Japanese Internet users leave messages after the earthquake: “We must assist the evacuation of foreigners who do not speak Japanese, even if you only say Hello or OK.” The internet users also remind each other: “to care for the elderly women in particular. Is your neighbour living alone? Remember to knock on the door.” “Please tell your friends who cannot go home that they can stay in the following places for free” There were reports of looting and shops increasing their prices after the quake in Christchurch, New Zealand. Tokyo is an equally developed city. But there’s no such thing in Tokyo.

Of course, Tokyo is not the hardest hit. Chinese Internet users witnessed the Japanese fleeing from disaster and wrote on-line, “hundreds of people gathered in the square, during the whole process, no one smoked. The store attendants came to send blankets, hot water, biscuits. Men helped women carry things, tuned in radio. 3 hours later, the people dispersed and there’s not a piece of garbage on the ground.”

One Chinese working in a convenience store in Japan left messages on a forum, ” My mother asked me whether the fare was increased to take advantage of the earthquake. I told her no. Food and drinks are free and there’s no looting. After people took the free food, they lined up in the checkout and said thank you.”

The Chinese media continued to say that the Japanese shared a common value which is “taking the big picture into consideration”. This helped them overcome adversity with dignity and compose.


  5 Responses to “How did the Chinese respond to the Japanese earthquake and tsunami”

  1. Hi, I am a chinese and my dad and mum hates the japanese. My dad was really happy (which made me kinda want to kick him up the back side) about the earthquake. I was fairly sad about it actually. 🙁 What do you think?? Do you think that the japanese should suffer just as the chinese suffered many years ago??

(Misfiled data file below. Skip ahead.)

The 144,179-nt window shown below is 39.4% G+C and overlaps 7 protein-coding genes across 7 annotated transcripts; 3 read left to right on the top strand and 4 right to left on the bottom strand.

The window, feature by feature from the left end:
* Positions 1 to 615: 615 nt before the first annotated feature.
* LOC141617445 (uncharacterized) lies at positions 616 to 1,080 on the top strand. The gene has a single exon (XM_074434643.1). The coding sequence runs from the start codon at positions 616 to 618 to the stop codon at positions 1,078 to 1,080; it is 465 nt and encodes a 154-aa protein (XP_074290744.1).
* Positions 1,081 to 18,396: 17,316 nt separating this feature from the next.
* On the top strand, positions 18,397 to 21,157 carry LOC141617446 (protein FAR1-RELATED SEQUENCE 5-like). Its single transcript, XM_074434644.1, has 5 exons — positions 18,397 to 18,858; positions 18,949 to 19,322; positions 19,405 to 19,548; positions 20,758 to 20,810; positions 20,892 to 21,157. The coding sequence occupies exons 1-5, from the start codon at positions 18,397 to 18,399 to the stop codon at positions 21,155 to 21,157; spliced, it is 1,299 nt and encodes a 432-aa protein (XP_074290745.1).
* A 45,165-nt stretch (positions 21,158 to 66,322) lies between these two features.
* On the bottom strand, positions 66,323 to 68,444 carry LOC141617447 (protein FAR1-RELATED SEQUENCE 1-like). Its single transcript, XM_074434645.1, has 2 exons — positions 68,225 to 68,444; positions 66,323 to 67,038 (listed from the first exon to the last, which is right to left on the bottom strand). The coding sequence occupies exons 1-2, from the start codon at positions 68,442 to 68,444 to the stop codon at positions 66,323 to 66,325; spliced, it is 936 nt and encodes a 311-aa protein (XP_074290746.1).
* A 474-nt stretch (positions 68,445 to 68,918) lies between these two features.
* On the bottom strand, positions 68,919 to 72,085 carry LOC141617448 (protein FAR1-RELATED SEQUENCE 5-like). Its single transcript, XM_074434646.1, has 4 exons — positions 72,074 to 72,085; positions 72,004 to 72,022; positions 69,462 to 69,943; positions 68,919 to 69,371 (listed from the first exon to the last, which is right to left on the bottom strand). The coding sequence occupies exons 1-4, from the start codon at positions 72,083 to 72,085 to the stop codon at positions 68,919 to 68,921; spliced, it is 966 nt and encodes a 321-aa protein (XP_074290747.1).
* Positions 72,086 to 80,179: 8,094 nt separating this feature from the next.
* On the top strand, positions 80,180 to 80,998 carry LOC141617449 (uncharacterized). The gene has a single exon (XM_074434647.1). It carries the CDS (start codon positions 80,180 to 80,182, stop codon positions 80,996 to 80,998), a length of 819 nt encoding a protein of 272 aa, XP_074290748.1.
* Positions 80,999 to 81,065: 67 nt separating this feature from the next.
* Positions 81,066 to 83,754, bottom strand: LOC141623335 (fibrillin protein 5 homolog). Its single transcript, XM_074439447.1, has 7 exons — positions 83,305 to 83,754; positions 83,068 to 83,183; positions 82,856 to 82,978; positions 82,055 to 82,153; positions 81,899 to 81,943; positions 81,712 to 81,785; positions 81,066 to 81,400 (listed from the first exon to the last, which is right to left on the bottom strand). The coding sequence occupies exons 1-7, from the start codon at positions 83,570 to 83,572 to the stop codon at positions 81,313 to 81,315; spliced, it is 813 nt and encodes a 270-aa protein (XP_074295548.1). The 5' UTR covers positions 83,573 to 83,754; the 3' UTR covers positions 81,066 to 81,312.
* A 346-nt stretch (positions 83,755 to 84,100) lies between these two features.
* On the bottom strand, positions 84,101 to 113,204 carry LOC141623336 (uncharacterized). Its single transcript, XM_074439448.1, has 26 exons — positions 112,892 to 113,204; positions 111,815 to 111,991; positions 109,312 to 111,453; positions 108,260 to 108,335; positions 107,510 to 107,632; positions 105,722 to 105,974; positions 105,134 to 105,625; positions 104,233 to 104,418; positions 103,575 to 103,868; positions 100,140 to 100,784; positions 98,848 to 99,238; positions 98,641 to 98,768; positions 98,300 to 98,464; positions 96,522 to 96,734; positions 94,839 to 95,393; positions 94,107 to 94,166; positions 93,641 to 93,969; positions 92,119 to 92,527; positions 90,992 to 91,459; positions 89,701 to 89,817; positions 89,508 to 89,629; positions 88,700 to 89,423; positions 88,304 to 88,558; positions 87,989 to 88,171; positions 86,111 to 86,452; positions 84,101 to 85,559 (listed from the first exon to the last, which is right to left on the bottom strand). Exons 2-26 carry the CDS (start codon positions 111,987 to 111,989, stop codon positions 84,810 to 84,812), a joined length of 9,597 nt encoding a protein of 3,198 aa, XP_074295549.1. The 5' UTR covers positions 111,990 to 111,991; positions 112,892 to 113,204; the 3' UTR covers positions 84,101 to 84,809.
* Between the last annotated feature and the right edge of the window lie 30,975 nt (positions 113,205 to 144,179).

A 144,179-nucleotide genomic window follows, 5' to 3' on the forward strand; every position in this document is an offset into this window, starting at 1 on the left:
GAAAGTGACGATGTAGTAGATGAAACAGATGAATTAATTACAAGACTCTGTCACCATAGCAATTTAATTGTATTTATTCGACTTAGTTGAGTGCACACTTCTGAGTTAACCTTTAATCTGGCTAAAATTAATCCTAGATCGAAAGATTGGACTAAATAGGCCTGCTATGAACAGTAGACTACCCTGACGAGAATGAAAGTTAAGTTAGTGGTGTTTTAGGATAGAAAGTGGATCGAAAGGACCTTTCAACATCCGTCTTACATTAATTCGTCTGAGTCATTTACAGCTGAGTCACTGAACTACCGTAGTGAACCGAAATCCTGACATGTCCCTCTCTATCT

Also, I have a weird question, if I were to fall in love for a japanese girl would I be a disgrace to the chinese? I have been wondering about this for a long long time now. Many Thanks.

    HayChew Tsang

  2. Japan had been attacked and decimated by earthquake hundreds of times through history, and their government is too slow to react as it always is. That’s why Japs remain calm, since they cannot rely on an incompetent official. I once expect JSDF can be highly-educated and efficient military units, but judging their performance after earthquake, I can say it will be a miracle for those folks to defend their “beloved fatherland”.

    Most of the tsunami-defense dams and walls installed alongside Japanese coastline are designed for 6 meter tidal waves, but this time the wave is 10 meters high.

  3. I did the search in google using “曰本大地震”, and I do not see any of the message that you mentioned.

    You are trying to miss lead the ignorant English reader

    • Hi, thanks for your comment. The article was written almost one year ago. At that time, I did find many messages. I am not surprised that the subject may have subsided.